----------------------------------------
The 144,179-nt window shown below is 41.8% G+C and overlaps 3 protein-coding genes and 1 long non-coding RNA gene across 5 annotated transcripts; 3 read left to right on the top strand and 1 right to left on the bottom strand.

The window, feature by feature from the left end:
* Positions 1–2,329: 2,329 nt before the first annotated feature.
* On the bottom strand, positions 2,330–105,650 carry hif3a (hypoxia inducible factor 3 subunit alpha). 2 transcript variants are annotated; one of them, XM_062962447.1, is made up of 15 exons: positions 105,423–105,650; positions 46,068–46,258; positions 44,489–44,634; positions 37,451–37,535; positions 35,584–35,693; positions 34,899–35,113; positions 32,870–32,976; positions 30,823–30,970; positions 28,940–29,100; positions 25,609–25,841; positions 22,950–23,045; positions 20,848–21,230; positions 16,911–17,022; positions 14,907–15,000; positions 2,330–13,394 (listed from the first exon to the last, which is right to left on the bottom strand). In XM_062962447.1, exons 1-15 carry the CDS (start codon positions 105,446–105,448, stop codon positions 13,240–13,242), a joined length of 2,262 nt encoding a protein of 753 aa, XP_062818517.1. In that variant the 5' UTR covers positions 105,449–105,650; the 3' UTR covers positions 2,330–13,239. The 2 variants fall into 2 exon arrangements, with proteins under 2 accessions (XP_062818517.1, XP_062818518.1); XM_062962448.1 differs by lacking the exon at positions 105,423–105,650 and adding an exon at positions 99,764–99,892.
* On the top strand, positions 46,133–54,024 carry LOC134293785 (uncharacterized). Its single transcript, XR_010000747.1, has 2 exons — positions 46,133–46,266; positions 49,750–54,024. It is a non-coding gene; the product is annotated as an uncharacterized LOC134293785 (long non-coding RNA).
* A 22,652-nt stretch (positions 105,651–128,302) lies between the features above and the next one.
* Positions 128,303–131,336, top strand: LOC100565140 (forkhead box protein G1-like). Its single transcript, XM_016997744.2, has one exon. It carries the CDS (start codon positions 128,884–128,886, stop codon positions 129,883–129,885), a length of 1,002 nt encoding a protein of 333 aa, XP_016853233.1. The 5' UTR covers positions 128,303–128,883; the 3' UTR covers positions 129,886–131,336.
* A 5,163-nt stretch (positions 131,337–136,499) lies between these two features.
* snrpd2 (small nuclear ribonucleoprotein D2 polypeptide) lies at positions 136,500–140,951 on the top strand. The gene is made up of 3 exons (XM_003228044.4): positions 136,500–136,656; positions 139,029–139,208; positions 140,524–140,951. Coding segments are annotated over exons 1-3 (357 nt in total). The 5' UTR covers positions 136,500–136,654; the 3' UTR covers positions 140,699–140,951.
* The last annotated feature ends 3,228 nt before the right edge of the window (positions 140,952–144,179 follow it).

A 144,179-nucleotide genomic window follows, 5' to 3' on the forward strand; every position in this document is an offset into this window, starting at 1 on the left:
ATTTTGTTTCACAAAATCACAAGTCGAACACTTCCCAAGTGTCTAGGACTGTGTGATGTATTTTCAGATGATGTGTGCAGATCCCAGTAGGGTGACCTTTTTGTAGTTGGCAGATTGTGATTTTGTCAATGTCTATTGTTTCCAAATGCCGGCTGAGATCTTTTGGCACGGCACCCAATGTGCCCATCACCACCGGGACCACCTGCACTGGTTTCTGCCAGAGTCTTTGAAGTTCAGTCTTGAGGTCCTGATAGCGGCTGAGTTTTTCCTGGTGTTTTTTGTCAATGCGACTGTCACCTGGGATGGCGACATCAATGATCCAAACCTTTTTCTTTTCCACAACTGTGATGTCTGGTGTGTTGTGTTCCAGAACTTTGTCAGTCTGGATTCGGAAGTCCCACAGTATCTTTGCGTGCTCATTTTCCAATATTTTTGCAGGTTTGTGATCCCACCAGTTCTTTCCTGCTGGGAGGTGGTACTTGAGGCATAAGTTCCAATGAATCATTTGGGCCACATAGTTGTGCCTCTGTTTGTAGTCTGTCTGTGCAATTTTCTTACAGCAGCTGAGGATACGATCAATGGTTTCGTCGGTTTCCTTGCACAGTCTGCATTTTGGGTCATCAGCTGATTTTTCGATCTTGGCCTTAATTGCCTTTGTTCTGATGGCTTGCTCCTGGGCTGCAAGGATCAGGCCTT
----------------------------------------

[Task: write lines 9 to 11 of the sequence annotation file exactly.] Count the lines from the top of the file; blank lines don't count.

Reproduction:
* snrpd2 (small nuclear ribonucleoprotein D2 polypeptide) lies at positions 136,500–140,951 on the top strand. The gene is made up of 3 exons (XM_003228044.4): positions 136,500–136,656; positions 139,029–139,208; positions 140,524–140,951. Coding segments are annotated over exons 1-3 (357 nt in total). The 5' UTR covers positions 136,500–136,654; the 3' UTR covers positions 140,699–140,951.
* The last annotated feature ends 3,228 nt before the right edge of the window (positions 140,952–144,179 follow it).

A 144,179-nucleotide genomic window follows, 5' to 3' on the forward strand; every position in this document is an offset into this window, starting at 1 on the left: